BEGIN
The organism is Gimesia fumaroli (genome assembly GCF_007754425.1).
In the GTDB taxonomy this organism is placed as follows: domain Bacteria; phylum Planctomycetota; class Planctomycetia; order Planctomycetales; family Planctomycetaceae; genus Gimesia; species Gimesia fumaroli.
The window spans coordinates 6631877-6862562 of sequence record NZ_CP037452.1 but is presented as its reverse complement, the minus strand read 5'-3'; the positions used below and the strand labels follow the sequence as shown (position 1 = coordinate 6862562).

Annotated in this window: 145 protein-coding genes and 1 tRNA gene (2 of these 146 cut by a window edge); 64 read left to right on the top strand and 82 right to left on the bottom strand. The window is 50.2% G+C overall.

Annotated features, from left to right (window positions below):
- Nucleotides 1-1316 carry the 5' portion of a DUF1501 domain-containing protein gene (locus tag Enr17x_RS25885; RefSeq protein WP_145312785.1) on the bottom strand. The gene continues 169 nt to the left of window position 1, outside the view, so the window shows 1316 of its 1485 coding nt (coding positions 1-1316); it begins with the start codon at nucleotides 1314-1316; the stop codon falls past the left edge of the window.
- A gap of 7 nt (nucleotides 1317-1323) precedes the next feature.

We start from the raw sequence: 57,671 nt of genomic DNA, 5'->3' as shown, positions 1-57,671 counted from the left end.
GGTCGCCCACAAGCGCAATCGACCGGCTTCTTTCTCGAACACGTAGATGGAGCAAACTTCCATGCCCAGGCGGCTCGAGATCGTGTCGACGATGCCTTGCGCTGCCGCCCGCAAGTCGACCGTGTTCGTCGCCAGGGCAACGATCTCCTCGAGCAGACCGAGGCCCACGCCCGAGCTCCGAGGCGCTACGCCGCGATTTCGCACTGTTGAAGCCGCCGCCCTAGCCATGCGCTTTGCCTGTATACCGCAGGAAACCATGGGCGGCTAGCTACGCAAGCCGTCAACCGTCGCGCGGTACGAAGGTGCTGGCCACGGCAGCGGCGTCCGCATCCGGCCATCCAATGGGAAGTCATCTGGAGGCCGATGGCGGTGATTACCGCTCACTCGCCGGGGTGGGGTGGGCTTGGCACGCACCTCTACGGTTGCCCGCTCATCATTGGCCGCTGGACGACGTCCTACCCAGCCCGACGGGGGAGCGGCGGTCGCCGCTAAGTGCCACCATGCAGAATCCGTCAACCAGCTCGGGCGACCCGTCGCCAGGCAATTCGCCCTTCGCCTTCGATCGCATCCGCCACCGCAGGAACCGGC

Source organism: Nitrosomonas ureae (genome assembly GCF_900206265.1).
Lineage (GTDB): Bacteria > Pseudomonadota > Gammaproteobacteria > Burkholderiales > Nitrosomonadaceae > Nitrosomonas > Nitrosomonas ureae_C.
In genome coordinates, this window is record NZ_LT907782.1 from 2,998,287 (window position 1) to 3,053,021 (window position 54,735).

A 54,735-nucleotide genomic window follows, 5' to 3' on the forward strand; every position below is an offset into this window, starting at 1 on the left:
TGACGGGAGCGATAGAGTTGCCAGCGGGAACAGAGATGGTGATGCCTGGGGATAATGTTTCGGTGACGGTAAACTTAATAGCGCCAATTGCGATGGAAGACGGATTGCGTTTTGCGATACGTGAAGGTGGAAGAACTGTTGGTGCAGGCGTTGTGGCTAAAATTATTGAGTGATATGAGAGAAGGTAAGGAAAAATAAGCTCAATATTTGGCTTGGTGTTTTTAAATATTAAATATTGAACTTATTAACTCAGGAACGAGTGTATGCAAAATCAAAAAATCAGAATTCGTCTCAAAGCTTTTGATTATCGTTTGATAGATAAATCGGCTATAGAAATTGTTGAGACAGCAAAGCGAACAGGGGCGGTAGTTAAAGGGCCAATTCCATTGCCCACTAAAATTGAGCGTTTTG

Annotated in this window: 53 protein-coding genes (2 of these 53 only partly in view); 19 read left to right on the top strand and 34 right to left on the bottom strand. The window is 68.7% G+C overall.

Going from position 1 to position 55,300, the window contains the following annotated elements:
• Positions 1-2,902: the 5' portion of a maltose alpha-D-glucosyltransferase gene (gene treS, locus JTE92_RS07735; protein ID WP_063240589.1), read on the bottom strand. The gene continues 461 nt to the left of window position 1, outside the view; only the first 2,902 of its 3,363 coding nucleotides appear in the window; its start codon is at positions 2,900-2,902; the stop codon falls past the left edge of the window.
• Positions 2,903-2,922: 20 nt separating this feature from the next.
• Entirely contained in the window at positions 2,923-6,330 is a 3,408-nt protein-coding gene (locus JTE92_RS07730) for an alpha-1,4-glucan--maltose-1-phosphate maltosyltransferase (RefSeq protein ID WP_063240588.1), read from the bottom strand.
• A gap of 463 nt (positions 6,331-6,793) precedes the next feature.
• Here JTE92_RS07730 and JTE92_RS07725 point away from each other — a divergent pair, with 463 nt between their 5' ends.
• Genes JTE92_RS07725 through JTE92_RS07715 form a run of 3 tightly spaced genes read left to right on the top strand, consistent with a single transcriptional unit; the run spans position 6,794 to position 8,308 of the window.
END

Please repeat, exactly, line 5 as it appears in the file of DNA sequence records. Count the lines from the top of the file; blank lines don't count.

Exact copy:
Annotated features, from left to right (window positions below):